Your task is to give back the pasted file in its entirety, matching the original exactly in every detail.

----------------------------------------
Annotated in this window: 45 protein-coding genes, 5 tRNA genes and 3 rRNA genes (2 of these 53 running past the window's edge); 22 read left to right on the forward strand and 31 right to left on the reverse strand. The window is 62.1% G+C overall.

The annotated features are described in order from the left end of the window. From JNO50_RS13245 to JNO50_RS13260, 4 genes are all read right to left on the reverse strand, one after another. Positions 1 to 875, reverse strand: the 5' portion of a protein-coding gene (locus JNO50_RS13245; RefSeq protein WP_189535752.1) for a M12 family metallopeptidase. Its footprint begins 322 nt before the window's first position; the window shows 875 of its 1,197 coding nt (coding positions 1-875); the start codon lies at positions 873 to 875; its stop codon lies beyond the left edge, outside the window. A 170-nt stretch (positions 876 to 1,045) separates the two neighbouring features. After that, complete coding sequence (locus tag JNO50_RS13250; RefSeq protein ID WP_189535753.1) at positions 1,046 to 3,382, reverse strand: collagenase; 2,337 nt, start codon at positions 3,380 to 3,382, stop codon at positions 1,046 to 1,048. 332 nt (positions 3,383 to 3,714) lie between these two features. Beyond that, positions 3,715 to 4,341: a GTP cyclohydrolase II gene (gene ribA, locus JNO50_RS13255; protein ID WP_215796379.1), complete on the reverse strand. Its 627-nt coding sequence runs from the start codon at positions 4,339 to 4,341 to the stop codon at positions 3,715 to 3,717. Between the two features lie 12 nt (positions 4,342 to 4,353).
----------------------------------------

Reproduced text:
Annotated in this window: 45 protein-coding genes, 5 tRNA genes and 3 rRNA genes (2 of these 53 running past the window's edge); 22 read left to right on the forward strand and 31 right to left on the reverse strand. The window is 62.1% G+C overall.

The annotated features are described in order from the left end of the window. From JNO50_RS13245 to JNO50_RS13260, 4 genes are all read right to left on the reverse strand, one after another. Positions 1 to 875, reverse strand: the 5' portion of a protein-coding gene (locus JNO50_RS13245; RefSeq protein WP_189535752.1) for a M12 family metallopeptidase. Its footprint begins 322 nt before the window's first position; the window shows 875 of its 1,197 coding nt (coding positions 1-875); the start codon lies at positions 873 to 875; its stop codon lies beyond the left edge, outside the window. A 170-nt stretch (positions 876 to 1,045) separates the two neighbouring features. After that, complete coding sequence (locus tag JNO50_RS13250; RefSeq protein ID WP_189535753.1) at positions 1,046 to 3,382, reverse strand: collagenase; 2,337 nt, start codon at positions 3,380 to 3,382, stop codon at positions 1,046 to 1,048. 332 nt (positions 3,383 to 3,714) lie between these two features. Beyond that, positions 3,715 to 4,341: a GTP cyclohydrolase II gene (gene ribA, locus JNO50_RS13255; protein ID WP_215796379.1), complete on the reverse strand. Its 627-nt coding sequence runs from the start codon at positions 4,339 to 4,341 to the stop codon at positions 3,715 to 3,717. Between the two features lie 12 nt (positions 4,342 to 4,353).